0.2. Real analysis 3
Let a1,a2,...,aN and b1,b2,...,bN be real numbers. Cauchy’s Inequality
asserts that
(0.4)
N
n=1
anbn
N
n=1
an
2
1/2
N
n=1
bn
2
1/2
.
That this is so follows immediately from the algebraic identity
N
n=1
an
2
N
n=1
bn
2

N
n=1
anbn
2
=
1
2
N
m=1
N
n=1
(ambn
anbm)2,
since a sum of squares of real numbers is nonnegative. Moreover, from the above
identity it is clear that equality holds in (0.4) if and only if the two sequences {an},
{bn} are proportional.
The Principle of Mathematical Induction is one of the axioms that define the
integers. It can be formulated in a number of (equivalent) ways.
(1) Weak induction: If S is a set of positive integers, if 1 S, and if n + 1 S
whenever n S, then S is the set of all positive integers.
(2) Strong induction: If S is a set of positive integers, if 1 S, and if k S for
all positive integers k n implies that n S, then S is the set of all positive
integers.
(3) Well ordering: If S is a set of positive integers, and S is non-empty, then S
contains a least member.
In all three cases we are inducting from 1, but of course one could instead induct
from 0 or any other convenient point.
The Binomial Theorem is treated in Appendix B. A catalogue of trigonometric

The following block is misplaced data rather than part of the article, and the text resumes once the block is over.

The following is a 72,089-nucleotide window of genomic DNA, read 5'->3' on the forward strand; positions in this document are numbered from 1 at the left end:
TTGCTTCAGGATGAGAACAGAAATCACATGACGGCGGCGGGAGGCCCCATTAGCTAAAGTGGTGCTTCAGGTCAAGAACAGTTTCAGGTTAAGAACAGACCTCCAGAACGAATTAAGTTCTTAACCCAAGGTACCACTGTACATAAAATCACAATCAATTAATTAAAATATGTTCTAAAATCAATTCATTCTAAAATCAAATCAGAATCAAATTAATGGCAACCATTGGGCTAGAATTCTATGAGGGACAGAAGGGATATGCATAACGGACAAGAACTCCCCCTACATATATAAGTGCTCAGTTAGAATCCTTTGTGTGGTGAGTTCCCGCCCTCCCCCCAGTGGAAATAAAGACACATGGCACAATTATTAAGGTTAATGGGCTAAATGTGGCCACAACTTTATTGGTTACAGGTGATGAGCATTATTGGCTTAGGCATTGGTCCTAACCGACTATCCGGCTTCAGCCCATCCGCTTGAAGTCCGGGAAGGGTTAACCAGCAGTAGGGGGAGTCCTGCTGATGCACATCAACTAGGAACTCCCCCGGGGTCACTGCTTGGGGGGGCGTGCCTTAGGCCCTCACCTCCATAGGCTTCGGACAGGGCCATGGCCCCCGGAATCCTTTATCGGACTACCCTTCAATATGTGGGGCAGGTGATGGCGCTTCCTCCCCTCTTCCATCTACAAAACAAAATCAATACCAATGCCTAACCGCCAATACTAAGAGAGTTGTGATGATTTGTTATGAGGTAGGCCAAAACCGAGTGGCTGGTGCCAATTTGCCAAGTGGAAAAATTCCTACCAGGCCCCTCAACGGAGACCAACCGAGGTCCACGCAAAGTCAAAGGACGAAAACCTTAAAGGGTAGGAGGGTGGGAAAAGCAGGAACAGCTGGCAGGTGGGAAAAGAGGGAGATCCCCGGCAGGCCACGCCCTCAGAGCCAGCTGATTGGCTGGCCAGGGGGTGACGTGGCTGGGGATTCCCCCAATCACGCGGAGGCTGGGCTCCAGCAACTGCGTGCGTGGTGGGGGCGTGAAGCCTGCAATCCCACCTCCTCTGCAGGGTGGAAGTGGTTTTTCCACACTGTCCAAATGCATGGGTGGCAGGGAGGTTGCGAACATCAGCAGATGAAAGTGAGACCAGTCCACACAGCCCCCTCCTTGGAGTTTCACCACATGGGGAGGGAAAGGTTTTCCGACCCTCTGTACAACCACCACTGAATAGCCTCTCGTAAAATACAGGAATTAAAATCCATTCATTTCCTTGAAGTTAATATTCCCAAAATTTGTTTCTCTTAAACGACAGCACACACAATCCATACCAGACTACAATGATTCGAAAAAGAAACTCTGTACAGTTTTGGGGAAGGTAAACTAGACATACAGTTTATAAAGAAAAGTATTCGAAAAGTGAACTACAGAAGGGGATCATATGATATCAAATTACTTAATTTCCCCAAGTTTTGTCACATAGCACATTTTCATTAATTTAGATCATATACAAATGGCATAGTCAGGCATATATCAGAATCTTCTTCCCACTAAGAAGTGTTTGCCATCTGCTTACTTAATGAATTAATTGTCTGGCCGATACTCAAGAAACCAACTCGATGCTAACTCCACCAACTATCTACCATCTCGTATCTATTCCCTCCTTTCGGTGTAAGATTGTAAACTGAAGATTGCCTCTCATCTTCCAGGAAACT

formulæ is provided in Appendix T, for convenience. The manner in which we
express cos as a polynomial in cos θ is the subject of Appendix C.
0.2. Real analysis
It is not our purpose to summarize all of real analysis. We mention only specific
items that we need, and these are largely concerned with such issues as conditions
that ensure that (a) one can exchange two limiting operations; and (b) a sequence
that appears to tend to a limit does so.
Theorem 0.3. A bounded monotonic sequence of real numbers has a limit.
A sequence {xn} is said to be a Cauchy sequenceif
(0.5) lim
m→∞
n→∞
(xm xn) = 0 .
Clearly any sequence that tends to a finite limit is a Cauchy sequence. What
is important is that the converse is also true:
Theorem 0.4. If {xn} is a Cauchy sequence, then limn→∞ xn exists and is finite.
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